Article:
The Capercaillie or Wood Grouse (Tetrao urogallus) is the largest member of the grouse family. The male is 74-90 cm in length, and the female 54-63 cm. It is a sedentary species, breeding across northern parts of Europe and western and central Asia in mature conifer forests with diverse species composition and a relatively open canopy structure.
At one time it could be found in all the taiga forests of northern and northeastern Eurasia within the cold temperate latitudes and the coniferous forest belt in the mountain ranges of warm temperate Europe. The Scottish population became extinct, but has been reintroduced from the Swedish population; in Germany it is on the "Red list" as a species threatened by extinction, and is no longer found in the lower mountainous areas of Bavaria; in Belgium, it can still be seen in the Hautes Fagnes. In the Bavarian Forest, the Black Forest and the Harz mountains numbers of surviving Capercaillies decline even under massive efforts to breed them in captivity and release them into the wild.
The most serious threats to the species are habitat degradation, particularly conversion of diverse native forest into often single-species timber plantations, and to birds colliding with fences erected to keep deer out of young plantations. Increased numbers of small predators (e.g. Red Fox) due to the loss of large predators (e.g. Wolf, Brown Bear) also cause problems in some areas. In some areas, declines are due to excessive hunting, though game laws in many areas have stopped this. It has not been hunted in Scotland or Germany for over 30 years.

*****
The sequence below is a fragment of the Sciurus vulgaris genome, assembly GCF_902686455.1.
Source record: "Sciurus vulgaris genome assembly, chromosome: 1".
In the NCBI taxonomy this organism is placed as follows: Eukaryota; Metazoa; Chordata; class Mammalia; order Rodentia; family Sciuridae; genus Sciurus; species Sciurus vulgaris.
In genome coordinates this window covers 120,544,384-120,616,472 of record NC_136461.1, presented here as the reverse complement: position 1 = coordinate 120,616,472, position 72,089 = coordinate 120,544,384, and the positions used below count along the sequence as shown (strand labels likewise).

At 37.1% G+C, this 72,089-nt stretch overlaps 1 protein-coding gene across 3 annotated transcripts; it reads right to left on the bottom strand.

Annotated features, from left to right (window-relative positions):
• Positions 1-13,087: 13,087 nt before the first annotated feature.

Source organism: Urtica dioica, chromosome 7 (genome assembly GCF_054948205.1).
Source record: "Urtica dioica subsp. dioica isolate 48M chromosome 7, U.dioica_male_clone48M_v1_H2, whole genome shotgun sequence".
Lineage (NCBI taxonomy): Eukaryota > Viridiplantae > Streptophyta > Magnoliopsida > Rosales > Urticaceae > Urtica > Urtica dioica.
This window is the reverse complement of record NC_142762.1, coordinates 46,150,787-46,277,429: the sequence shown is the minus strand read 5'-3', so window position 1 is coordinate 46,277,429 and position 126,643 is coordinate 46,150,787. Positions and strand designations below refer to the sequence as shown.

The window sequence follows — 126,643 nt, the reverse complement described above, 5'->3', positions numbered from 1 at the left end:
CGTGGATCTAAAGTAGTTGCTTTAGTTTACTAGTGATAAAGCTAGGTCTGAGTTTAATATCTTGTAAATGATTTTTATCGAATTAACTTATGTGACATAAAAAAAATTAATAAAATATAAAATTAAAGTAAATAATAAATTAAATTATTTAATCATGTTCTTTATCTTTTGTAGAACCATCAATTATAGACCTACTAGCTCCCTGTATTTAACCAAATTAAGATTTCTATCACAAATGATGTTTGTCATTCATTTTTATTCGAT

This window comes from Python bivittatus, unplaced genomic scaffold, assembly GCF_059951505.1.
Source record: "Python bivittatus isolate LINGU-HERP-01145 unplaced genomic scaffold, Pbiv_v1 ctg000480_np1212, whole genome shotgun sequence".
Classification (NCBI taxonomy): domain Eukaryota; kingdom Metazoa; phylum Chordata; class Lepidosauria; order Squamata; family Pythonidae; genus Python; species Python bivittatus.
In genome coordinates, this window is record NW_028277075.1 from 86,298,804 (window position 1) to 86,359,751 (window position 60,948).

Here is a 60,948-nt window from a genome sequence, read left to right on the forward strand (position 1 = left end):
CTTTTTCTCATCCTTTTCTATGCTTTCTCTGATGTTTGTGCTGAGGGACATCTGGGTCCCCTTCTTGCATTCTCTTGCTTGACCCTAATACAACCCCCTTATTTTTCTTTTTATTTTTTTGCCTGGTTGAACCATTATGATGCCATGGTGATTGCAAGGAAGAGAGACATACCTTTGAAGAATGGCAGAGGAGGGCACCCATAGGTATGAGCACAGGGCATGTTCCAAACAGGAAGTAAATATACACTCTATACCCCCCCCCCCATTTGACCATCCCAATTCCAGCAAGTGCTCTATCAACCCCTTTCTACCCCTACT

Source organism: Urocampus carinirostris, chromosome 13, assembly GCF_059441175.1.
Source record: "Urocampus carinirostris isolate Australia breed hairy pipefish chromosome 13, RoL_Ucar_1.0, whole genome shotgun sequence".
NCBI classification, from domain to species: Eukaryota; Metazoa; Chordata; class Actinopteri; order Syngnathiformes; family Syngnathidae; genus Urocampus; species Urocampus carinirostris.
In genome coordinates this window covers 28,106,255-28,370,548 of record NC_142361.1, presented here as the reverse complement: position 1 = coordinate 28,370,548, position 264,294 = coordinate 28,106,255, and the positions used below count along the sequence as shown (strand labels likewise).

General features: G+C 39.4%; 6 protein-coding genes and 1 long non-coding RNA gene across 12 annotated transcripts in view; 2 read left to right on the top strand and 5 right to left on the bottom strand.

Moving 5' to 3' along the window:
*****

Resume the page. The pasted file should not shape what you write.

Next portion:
Its name in English is derived from the Gaelic capull coille, meaning "horse of the woods".
Hunting and Fishing Club of STC "Great Field" arranges hikes to see these legendary birds and provides our visitors with professional hunters. Moreover, the administration of our Complex is planning to construct the museum named after this bird.
The general view of the museum and hunting shop may be viewed here